3The concept of a Plan of Care was questioned by many commenters, and has been removed from the finalized policy in favor of recommended language from the AOA. Regarding the concept of a plan of care, call it the Plan (of a SOAP note), Treatment Goals or Medical Decision Making. There is no intent to confuse osteopathic services with other manipulative services. This is simply a recommendation to help delineate and simplify the documentation of the medical necessity should an osteopathic physician determine that a series of manipulative treatments be needed on the basis of a single evaluation. It has been the observation of medical reviewers that patients arrive with a documented chief of complaint,” here for OMT.” There is no additional documentation suggesting an evaluative service has been performed. This suggestion is to include the date/documentation of the prior evaluation so that the medical necessity is clearly established. When a practitioner deems it necessary to perform an evaluation, it is totally appropriate to do so, however, it is beyond the discretion of this contractor to alter the expectations of a service as defined by both AMA/CPT and CMS. We hope that this policy, as finalized, serves as a reminder of the expectations of the documentation of medically necessary services that providers are performing. As already stated, there is no intent to diminish the ability of responsible practitioners to perform medically necessary services, merely to review expectations of service definitions that are beyond our discretion.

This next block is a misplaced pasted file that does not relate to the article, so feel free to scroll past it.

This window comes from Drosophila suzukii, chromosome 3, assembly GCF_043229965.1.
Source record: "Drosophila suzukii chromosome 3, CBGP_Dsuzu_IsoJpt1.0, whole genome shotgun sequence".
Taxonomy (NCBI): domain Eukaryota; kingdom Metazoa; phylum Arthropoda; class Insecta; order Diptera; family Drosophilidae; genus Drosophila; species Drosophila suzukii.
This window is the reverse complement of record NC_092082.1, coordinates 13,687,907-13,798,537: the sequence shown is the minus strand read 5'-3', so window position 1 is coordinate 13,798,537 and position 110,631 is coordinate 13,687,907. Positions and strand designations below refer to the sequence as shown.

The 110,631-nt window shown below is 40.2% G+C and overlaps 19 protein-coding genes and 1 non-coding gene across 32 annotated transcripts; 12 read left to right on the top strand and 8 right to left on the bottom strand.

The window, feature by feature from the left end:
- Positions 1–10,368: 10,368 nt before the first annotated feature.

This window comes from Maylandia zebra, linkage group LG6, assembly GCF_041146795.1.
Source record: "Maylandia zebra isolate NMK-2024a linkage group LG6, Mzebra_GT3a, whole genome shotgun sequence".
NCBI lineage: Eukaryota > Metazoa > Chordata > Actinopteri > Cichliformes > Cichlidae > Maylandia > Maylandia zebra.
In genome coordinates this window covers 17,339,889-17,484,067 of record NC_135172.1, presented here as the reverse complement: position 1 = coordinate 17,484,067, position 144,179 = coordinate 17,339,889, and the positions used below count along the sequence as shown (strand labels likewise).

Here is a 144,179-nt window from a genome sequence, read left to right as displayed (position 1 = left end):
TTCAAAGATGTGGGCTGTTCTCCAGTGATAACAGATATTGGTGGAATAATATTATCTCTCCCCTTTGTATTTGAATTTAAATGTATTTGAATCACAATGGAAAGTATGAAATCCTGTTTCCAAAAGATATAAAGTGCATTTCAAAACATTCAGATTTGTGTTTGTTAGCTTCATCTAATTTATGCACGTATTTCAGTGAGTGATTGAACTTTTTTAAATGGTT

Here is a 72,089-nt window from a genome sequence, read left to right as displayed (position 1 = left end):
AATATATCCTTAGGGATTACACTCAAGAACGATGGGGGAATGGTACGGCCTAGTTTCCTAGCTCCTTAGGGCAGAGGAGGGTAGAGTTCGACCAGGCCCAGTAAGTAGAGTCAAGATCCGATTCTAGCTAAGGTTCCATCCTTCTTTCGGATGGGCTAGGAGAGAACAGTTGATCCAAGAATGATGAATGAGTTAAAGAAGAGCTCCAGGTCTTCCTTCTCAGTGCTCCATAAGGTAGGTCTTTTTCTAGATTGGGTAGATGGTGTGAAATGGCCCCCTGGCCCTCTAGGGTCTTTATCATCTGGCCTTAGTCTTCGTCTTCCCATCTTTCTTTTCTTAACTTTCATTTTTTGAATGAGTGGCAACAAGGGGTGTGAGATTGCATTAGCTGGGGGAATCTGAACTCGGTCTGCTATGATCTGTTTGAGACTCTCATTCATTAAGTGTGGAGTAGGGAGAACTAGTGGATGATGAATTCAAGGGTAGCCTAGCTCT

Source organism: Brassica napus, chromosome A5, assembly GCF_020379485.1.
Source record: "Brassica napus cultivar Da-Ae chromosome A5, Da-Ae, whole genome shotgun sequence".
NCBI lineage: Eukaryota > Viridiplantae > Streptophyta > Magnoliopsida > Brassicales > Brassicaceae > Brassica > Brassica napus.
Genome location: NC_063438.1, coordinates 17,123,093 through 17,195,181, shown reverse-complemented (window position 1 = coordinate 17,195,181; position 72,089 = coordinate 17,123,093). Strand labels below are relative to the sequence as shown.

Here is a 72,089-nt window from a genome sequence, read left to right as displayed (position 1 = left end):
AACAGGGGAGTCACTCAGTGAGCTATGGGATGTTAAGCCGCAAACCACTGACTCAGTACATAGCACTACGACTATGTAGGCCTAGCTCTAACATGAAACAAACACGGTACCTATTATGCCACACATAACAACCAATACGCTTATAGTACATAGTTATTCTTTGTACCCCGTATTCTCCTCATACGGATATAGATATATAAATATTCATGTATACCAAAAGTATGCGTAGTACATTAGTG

4Another theme common to many letters was the need to address the severe opioid crisis faced by the nation.There appears to be significant misunderstanding of the intent of this policy, with regard to alternative therapy options to opiate use, and access to osteopathic manipulative therapy, in general. NGS agrees with the AOA (and others) regarding the importance of reducing inappropriate opiate prescribing. Please note that there are no barriers to the performance of OMT in the policy. There is simply a requirement that the need for the service is adequately documented in the chart, the choice of treatment modality is noted, and the response to the service is noted. This is a common expectation of all of the practitioners and specialties with which we deal.
5Some commenters disagreed with provisions related to maintenance and duration of services, pointing out that OMT often decreases the use of other treatments that would otherwise be ongoing, including opioid prescription, and in many cases avoids the need for surgeries that would be much more costly than ongoing monthly OMT treatments. Please see the alternative language developed in part with the help of the AOA, included in the finalized policy.
6The question of the definition of, or documentation requirements of, coding established by CMS and AMA/CPT for E&M services was raised in many comments.There are basic requirements to the documentation of both Osteopathic Manipulative Services and Evaluation and Management Services per AMA/CPT and CMS that are beyond the discretion of any contractor to alter. Similarly, the use and application of the -25 Modifier is not a contractor definition. We have no choice but to review services performed by Osteopathic Physicians in the same common “language” of all medical specialties.
7Some commenters asked for a clear definition of improved symptoms or functional status. Please see the alternative language, developed in part with the help of the AOA, included in the finalized policy.

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Updated On Effective Dates Status